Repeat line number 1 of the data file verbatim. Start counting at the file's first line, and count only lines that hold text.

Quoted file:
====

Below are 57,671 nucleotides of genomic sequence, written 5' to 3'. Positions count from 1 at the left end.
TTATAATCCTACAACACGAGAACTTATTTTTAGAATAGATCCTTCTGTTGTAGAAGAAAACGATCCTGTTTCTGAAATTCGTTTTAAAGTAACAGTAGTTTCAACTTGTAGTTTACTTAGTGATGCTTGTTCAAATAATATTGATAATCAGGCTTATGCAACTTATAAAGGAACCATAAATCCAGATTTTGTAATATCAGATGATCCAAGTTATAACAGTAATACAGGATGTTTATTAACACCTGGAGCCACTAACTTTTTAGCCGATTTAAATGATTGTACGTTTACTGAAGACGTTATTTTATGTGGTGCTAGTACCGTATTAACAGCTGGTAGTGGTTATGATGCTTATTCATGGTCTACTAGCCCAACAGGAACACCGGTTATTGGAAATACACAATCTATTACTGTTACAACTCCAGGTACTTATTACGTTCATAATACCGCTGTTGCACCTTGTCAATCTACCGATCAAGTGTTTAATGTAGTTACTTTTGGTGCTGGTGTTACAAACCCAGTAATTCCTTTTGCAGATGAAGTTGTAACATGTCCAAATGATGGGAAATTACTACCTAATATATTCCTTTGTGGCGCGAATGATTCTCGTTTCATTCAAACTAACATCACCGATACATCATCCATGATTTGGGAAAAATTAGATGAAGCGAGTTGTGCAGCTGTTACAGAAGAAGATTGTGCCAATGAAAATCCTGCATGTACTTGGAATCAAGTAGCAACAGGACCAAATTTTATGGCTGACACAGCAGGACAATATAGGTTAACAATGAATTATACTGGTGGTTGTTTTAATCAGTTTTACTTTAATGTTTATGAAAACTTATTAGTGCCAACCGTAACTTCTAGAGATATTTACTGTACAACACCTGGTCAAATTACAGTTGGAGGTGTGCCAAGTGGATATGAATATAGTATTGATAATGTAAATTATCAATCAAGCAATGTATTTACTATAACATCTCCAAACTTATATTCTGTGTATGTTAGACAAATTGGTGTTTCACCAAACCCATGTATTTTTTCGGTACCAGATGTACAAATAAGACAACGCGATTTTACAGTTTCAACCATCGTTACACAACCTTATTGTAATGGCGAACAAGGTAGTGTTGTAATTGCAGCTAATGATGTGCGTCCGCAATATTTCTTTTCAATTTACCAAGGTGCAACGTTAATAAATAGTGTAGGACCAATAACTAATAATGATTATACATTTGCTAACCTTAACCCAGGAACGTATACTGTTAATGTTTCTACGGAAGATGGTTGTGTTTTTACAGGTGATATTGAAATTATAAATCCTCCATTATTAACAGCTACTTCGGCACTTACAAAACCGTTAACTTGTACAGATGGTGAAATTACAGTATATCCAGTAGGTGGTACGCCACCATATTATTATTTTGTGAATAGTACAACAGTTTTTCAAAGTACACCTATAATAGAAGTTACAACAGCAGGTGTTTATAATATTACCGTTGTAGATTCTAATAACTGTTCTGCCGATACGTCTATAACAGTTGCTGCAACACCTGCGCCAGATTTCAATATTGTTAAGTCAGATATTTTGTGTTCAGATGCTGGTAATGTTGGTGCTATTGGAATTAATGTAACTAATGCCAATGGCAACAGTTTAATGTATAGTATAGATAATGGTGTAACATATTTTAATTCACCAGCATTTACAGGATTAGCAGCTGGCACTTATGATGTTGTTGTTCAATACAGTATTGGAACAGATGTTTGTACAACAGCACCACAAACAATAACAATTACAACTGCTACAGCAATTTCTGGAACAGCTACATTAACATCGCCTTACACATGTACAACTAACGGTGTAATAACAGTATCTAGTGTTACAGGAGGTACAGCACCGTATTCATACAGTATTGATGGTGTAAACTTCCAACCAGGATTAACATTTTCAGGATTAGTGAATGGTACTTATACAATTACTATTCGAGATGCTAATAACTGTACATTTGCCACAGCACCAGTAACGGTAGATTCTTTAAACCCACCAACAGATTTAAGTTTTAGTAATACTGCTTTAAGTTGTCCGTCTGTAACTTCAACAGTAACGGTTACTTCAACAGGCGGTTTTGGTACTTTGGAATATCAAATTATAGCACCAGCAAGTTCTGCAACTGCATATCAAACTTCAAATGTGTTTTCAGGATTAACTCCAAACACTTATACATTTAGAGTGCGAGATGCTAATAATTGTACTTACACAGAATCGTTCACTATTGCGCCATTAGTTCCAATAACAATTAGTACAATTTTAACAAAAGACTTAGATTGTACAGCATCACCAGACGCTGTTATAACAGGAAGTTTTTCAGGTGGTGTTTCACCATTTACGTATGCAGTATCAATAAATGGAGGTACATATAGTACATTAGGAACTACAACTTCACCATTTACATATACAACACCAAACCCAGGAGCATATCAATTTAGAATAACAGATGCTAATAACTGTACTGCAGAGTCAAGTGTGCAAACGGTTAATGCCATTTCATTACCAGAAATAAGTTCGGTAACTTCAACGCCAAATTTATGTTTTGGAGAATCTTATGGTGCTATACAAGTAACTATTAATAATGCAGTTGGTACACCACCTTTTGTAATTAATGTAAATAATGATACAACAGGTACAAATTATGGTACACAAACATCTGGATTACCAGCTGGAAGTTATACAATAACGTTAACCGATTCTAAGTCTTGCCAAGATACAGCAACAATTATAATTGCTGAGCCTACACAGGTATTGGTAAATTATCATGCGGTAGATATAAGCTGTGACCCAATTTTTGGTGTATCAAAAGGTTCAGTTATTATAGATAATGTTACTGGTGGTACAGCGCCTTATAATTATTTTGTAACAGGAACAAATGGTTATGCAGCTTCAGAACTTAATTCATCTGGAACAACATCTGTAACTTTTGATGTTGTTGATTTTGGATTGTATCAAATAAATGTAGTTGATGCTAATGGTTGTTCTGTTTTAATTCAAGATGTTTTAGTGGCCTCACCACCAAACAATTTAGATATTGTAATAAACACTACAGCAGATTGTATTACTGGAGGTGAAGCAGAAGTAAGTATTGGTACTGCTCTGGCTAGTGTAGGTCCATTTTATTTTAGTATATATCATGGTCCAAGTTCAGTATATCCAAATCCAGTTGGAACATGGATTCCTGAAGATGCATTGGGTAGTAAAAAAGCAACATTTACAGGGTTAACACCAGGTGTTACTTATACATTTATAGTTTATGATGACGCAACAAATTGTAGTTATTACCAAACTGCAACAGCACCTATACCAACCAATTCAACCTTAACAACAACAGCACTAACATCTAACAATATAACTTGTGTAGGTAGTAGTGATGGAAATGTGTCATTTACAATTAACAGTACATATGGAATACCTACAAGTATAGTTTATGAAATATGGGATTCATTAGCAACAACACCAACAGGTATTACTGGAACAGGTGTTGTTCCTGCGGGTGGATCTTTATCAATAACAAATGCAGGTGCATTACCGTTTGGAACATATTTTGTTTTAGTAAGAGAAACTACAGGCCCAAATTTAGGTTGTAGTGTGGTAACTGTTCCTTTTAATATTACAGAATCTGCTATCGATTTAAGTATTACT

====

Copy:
Below are 57,671 nucleotides of genomic sequence, written 5' to 3'. Positions count from 1 at the left end.